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The Unanswered Questions

When Anne Braden, who died last March 6, aged 81, began covering criminal justice for her hometown paper, the Louisville (Kentucky) Courier-Journal, in 1947, it did not take her long to conclude that the real story was not the trials she saw but the class- and race-based injustices perpetrated by the legal system itself. Very quickly she and her husband, Carl Braden, a labor reporter for the same paper, understood that the system of white supremacy underpinning the segregation and violent intimidation and repression of African Americans was at the heart of a system of social control that supported the rapacious capitalism of the post-Second World War South. White supremacy created the climate in which the steel, automobile, and textile industries exploited a low-wage work force in a union-free environment. Segregation kept sharecropping farm labor in much the same condition as it had been since the end of the Civil War.

The Bradens were among the few Southern whites who resisted these conditions. In 1954, confronting pernicious residential segregation, they bought a house in an all white Louisville suburb and transferred it to a black family. The response was immediate and severe: the home was bombed, mob violence ensued. The Bradens and five others were indicted for sedition and accused of causing the bombing to promote communism. Carl was convicted and sentenced to fifteen years in prison, later reversed only on a technicality. Ann Braden’s 1958 book, The Wall Between (Monthly Review Press), a memoir of the case, was a runner-up for the National Book Award.

By this time, they had become full-time activists, working for the Southern Conference Education Fund. Anne edited its paper, The Southern Patriot, credited with bringing many whites to the civil rights cause. Throughout the 1960s they worked with Martin Luther King Jr., SNCC, and others in the Southern struggle. What follows first appeared in her book, The Southern Freedom Movement in Perspective (Monthly Review Press, 1965). Carl died in 1975, aged 60. For the last thirty years Anne was a militant in numerous local and national struggles for racial, economic, and social justice; in 2005, wheelchair-bound, she participated in a mass demonstration in Washington against the war in Iraq.—Ed.

A Marxist making his first visit South a few years ago sat in on a meeting of young civil rights workers. Later he said:

I’ve been in many meetings but I never saw people quite like these. No heroics, nobody talking to hear his own voice, people listening to each other, willing to sit long hours until a problem is solved. We’ve read about how revolutions in other countries make a new kind of person out of those who take part in them. I always wondered if it was true. Now I know it is.

A Christian minister who worked in Albany, Georgia, during the movement there tells this story:

It was hot and stifling; they were crowding people into jail cells like animals. There were 30 women in one tiny cell, and all day they had nothing to eat or drink. Finally in the evening, a jail trusty slipped them a single glass of water. Nobody grabbed it, nobody gulped. Slowly they passed it among them and each woman took a sip. I’ve been in many churches where they held something they called the communion service, and it didn’t mean a thing. To me, there in that jail cell, was the Holy Communion.

What the Marxist and the minister were commenting on, each in his own terms, describes the first and foremost accomplishment of the Southern freedom movement to date: it has created new people. Not all are saints, by any means, but they have been able to achieve a human level that is far beyond the norm in the society of the United States today.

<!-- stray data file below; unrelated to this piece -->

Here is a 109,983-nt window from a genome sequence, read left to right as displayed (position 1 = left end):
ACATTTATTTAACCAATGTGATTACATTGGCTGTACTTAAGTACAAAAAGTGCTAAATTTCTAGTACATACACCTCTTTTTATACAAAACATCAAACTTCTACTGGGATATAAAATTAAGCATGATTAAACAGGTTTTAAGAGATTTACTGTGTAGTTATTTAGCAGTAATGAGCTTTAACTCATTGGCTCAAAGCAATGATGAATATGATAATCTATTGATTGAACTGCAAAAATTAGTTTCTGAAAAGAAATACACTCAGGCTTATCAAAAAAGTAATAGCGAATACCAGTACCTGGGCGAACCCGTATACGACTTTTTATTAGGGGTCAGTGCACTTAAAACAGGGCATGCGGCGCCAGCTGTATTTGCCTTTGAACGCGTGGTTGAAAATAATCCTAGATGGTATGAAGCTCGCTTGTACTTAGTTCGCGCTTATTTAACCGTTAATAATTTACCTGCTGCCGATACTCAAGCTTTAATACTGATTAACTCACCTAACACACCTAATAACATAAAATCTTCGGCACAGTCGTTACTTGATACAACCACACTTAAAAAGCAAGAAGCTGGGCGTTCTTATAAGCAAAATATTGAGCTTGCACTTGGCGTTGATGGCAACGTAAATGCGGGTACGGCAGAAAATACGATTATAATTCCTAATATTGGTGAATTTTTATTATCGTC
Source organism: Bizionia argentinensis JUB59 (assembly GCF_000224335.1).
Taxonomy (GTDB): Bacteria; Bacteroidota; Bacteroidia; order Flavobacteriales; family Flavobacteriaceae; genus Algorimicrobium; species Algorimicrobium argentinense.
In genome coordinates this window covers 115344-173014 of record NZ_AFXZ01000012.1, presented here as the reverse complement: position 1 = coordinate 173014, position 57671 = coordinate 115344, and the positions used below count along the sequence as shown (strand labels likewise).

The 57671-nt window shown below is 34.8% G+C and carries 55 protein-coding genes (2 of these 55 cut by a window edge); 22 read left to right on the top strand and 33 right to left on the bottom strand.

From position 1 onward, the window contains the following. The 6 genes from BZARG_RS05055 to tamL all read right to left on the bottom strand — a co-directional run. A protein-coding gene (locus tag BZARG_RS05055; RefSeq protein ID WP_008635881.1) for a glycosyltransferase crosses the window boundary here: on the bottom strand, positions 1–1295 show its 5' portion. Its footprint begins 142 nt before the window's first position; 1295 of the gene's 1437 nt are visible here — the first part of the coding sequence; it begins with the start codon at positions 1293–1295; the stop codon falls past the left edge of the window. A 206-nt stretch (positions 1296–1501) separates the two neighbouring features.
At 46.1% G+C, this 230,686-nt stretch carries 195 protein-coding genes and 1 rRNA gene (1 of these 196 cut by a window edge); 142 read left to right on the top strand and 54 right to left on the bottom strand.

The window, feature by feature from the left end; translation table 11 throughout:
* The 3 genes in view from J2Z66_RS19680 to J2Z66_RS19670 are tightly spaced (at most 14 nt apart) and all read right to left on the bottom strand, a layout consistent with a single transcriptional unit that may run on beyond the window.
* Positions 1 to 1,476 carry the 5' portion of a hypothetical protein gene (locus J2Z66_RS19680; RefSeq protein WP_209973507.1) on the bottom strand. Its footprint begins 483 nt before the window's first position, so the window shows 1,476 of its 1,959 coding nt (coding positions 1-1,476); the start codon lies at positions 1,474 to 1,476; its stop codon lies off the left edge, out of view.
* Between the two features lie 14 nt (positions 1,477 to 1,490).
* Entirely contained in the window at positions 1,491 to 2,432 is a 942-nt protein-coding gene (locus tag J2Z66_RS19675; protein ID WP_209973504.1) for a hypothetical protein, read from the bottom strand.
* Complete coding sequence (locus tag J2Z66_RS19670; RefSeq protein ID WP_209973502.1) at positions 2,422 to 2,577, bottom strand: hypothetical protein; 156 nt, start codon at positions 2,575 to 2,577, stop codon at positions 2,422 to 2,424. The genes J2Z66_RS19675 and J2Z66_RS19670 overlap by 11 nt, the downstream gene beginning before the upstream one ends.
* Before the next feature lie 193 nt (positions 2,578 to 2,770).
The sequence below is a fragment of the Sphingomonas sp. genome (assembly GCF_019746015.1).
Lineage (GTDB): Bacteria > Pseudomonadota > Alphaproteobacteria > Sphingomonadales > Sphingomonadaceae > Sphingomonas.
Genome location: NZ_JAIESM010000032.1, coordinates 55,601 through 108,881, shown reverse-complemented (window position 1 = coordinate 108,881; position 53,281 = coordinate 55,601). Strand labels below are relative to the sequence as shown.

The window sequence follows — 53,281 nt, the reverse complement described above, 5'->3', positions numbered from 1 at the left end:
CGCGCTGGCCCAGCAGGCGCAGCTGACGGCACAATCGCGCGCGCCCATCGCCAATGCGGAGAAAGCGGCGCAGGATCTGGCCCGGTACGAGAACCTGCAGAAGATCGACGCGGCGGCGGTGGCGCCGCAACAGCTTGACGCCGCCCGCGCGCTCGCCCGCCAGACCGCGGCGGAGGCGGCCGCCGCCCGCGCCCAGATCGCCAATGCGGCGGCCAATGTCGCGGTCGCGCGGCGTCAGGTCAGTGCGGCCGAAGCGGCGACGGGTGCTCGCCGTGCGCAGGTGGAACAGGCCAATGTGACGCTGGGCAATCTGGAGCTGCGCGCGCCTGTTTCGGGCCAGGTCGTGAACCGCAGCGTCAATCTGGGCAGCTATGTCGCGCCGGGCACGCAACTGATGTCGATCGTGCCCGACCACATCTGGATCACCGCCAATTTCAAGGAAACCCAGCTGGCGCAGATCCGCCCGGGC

The second solid accomplishment of the movement is that it has created a powerful social force, one of the few great mass movements in the nation’s history. It has pulled great numbers of people together, made them a cohesive force, and shaken the country.

And the third accomplishment is that the movement has achieved virtually all of the specific goals it has thus far set for itself: It desegregated the buses; it opened the lunch counters; it eliminated all-white waiting rooms; it desegregated the restaurants, theaters, hotels, and other public accommodations; and now it is winning the vote. Not all of these battles have been won everywhere, but in the main they have been achieved. This is something people who criticize the movement and stress its shortcomings forget. It has gotten everything it asked for so far. Maybe it has just not asked for enough.

When the thousands of freedom marchers entered into Montgomery on March 25, 1965, and walked through the streets where Montgomery Negroes live and then down Dexter Avenue to the state capitol of Alabama, suddenly there was dramatized all that is right and all that is wrong with the freedom movement.

Here where direct action was first practiced almost 10 years ago was the largest demonstration yet seen in the South for Negro freedom. Montgomery Negroes walked alone in 1955, but now on the same streets walked thousands from every corner of the nation, black and white, Protestant, Catholic, Jew, and atheist, young and old. This was a movement that people were willing to travel thousands of miles and to die for if necessary. It was a movement they were willing to spend long hours in unsung drudgery for. It was a movement that seemed to harness all that was best in America, and it was powerful.

Yet, as they walked through the streets of Montgomery, the marchers passed mute testimony to the oppression the civil rights movement has not yet touched; for most of Montgomery’s Negro population live in poverty, and many of the Negroes who came out to watch the march that day (and some to join it) came from dilapidated and primitive homes in the back alleys and the dirt streets.

It is not that nothing has been accomplished in Montgomery since 1955. The restaurants are open, hotels are open, the Greyhound bus station has only one waiting room, token desegregation has started in the schools—all things that 10 years ago many people white and black would have said were impossible in Montgomery.